People were left stunned when earlier this year, Nitish Kumar, Bihar’s longest-serving chief minister, jettisoned his JD(U) party’s larger partner in power — the BJP — with deft maneuvering forming a new alliance with his rivals in the RJD as well as the centrist Congress and a Left bloc led by CPIML (L).
Proving wrong those who thought he was looking forward to retirement, the 71-year-old politician is now back in the reckoning for a possible “national role”, positioning himself as a champion of the cause of a “united opposition” which could take on the Narendra Modi juggernaut in the next Lok Sabha elections.
The wily leader, who seems to have neither forgotten nor forgiven any slight by the ruling dispensation at the Centre, pulled the plug on the alliance with BJP shortly after having supported the NDA in the Presidential and Vice Presidential elections, in a manner reminiscent of the adage that revenge is a dish that tastes best when served cold.
Before calling off the alliance, he displayed a swift ruthlessness in getting rid of RCP Singh, a former protégé whom he suspected of having become a BJP mole, sent to break his party. The bureaucrat-turned-politician was denied another term in the Rajya Sabha, which caused him to give up his coveted Union cabinet berth, before being virtually elbowed out of the JD(U) of which he was the national president till about a year ago.
Kumar’s arch-rival, RJD president Lalu Prasad, recovering from a kidney transplant, has junked past hostility mindful of an assured future for favourite son Tejashwi Yadav, whom Kumar has taken under his wings as a deputy and made it unmistakably clear that a plan has been drawn to pass on the mantle to him when the time comes.
The chief minister’s reputation as an administrator, though, was called into question as the state witnessed several hooch tragedies, including the biggest so far that took place in Saran district recently, a massive embarrassment in the face of the complete ban on liquor which has been in force for close to seven years.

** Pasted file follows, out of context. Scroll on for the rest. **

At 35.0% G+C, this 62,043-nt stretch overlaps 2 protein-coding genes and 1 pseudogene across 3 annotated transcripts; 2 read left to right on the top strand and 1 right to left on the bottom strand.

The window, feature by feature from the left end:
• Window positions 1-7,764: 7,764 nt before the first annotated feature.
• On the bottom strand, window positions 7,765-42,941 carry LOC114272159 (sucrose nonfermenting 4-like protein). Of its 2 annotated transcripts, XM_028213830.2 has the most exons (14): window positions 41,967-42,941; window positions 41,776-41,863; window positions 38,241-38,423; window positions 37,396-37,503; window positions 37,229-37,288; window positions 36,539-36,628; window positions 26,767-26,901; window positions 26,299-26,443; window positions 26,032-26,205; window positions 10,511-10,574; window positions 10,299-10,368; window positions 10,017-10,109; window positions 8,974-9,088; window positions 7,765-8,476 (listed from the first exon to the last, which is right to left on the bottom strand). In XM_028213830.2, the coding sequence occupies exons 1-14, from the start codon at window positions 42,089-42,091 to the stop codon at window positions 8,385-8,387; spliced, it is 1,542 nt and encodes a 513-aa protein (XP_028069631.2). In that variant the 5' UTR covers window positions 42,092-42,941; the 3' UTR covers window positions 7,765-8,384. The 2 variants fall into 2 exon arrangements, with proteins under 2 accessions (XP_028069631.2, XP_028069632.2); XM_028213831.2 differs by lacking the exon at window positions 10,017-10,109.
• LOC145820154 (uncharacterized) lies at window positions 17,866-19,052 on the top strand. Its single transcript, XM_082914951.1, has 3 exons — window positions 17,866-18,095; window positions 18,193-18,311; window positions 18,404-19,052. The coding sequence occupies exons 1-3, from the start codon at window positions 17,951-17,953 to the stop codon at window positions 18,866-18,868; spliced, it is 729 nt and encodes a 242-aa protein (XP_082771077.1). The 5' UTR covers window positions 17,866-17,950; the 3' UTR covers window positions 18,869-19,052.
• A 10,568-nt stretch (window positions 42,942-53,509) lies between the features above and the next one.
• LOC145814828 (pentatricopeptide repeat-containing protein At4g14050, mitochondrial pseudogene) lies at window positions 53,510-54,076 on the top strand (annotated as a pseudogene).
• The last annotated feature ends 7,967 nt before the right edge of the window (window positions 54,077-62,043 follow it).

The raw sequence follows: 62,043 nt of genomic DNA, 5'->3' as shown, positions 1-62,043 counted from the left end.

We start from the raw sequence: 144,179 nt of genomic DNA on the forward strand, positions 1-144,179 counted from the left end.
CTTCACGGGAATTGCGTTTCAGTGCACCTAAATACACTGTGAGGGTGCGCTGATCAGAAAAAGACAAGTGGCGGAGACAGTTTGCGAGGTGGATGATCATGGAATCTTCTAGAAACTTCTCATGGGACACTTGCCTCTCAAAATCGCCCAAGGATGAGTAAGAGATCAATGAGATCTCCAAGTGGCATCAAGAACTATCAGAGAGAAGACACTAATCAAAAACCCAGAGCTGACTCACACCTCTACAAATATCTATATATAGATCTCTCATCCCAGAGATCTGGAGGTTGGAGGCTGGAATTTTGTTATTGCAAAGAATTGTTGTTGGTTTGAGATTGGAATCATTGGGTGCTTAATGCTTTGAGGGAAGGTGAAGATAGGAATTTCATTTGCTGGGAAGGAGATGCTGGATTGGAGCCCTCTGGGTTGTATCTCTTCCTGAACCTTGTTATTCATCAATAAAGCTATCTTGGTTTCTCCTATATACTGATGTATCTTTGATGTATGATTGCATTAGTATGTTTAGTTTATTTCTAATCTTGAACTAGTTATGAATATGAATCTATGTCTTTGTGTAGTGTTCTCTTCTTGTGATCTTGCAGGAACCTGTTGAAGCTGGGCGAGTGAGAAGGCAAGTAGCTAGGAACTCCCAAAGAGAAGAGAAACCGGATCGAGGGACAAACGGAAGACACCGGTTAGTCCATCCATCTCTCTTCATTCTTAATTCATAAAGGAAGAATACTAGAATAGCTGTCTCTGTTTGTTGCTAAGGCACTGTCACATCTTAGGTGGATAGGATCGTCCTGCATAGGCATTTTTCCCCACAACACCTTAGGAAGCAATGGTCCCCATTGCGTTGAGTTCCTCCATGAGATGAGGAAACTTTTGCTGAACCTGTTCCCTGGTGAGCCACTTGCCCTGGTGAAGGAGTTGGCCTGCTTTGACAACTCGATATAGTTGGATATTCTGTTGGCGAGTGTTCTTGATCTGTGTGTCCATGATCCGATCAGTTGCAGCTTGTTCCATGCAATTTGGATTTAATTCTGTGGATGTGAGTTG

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Home to nearly 130 million people, a majority of them young, the state was also rocked by agitations against changes in railway recruitment test rules, which caused the Narendra Modi government at the Centre to make amends, as well as the “Agnipath” scheme of appointment of Army jawans which exposed the fault-lines between the JD(U) and the BJP before the two parties finally broke up.
Sons of the soil bring laurels
Although the state has, so far, little to offer to its youngsters in terms of sporting facilities, sons of the soil nonetheless brought laurels to their motherland. Cricketer Ishan Kishan entered the record books for scoring the fastest double hundred in a One-Day International while Sakibul Gani did the same for his triple ton on his debut in a Ranji trophy.
Those on the wrong side of the law also kept the state in news with their perverse skills, dismantling and stealing away railway engine parts and even an iron bridge.
Another highlight of the political scenario in the state was devouring of the small fry by the big fish. The BJP did away with its former protégé Mukesh Sahani, ousting him from the cabinet using the clout it enjoyed while it was in power, and weaned away all three MLAs of his Vikassheel Insaan Party.
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The AIMIM of Asaduddin Owaisi, which had made a splash in the 2020 assembly polls when it won five seats, helplessly saw all but one of its MLAs jumping ship and joining the RJD. The political whirlwind also made Congress realise that it was time to give up quarrels with the RJD and enjoy its share in power as a docile smaller ally in the ‘Mahagathbandhan’ government.
Chirag Paswan, too, seems to have 'chosen his poison', agreeing to become a yet-to-be-formally recognised ally of the BJP though not forgetting the humiliation he felt when the party gave legitimacy to his uncle Pashupati Kumar Paras who split the party founded by his father and also grabbed a berth in the Union cabinet.
Lurking on the horizon is Prashant Kishor, who has done business with most big players inside and outside the state and now seems to have developed political ambitions of his own. Having given up political consultancy for good, he has taken to activism and is hopeful of his ‘Jan Suraaj’ campaign evolving into a unique political alternative for his home state which he seeks to traverse on foot in about a year.
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The state remained remarkably unaffected by the communal passions that seem to be sweeping across the rest of the Hindi heartland though caste continued to define social and political consciousness, reflected in many bemusing episodes.
While they were still allies, the BJP found the JD(U) on its back over Sahitya Akademi award to a playwright from adjoining Uttar Pradesh, the reason being alleged uncharitable portrayal in his work of Emperor Asoka, who has surprisingly become a cultural icon of sorts for the OBCs.
The lack of a caste census also remained a stick both RJD and JD(U) keep beating the BJP with, notwithstanding protestations of the saffron party that it too has supported the same.